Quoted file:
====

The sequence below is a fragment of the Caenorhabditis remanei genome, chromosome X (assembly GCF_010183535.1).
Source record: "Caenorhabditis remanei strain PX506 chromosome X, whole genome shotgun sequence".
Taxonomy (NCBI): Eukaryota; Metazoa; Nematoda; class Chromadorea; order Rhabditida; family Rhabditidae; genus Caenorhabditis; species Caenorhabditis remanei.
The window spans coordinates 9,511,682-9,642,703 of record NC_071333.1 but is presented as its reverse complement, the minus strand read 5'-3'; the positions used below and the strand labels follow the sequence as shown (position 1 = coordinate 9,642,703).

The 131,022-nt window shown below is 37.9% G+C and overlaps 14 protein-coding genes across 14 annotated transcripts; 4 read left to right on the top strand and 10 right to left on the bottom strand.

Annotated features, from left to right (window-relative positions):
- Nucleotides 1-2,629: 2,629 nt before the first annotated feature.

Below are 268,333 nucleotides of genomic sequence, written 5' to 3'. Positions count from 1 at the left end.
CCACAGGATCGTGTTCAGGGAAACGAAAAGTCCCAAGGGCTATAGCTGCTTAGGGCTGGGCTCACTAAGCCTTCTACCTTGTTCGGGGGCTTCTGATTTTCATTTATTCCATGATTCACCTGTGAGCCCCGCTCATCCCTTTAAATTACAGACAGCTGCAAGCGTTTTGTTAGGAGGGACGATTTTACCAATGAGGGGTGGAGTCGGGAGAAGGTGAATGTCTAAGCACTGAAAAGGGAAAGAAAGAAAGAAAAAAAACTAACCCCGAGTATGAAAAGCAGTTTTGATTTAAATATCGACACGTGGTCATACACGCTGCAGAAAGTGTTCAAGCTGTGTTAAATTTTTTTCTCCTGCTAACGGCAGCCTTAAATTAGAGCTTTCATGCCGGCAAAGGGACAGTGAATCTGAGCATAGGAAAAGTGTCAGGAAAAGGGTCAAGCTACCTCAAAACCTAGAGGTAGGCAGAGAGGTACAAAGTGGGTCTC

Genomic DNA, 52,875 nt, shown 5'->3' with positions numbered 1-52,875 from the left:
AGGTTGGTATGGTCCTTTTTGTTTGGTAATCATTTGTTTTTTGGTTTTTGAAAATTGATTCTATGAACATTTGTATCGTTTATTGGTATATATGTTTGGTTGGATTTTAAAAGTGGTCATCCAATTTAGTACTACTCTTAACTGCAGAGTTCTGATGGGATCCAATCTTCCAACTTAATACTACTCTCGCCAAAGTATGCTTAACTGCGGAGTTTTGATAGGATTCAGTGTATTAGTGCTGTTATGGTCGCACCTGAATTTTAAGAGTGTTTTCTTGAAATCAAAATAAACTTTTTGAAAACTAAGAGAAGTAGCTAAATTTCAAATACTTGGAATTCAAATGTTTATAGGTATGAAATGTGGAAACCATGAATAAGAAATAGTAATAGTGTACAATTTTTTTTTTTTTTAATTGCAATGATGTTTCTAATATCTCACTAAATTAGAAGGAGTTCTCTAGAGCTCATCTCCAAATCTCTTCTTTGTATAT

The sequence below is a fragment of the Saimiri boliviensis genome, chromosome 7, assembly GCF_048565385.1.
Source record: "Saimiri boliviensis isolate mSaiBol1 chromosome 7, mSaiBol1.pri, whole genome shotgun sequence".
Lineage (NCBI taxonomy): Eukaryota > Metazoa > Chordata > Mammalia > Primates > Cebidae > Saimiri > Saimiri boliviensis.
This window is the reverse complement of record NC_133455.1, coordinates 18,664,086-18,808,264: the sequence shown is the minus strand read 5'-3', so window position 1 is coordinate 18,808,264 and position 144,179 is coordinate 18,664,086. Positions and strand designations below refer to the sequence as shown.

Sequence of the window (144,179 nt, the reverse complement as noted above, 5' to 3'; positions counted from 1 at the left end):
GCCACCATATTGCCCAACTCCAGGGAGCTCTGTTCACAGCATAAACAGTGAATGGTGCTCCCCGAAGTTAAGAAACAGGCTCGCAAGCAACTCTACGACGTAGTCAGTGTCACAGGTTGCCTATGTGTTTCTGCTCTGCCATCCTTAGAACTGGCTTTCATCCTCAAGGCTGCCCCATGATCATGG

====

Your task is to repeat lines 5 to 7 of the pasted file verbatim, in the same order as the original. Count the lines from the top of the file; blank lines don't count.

The 131,022-nt window shown below is 37.9% G+C and overlaps 14 protein-coding genes across 14 annotated transcripts; 4 read left to right on the top strand and 10 right to left on the bottom strand.

Annotated features, from left to right (window-relative positions):
- Nucleotides 1-2,629: 2,629 nt before the first annotated feature.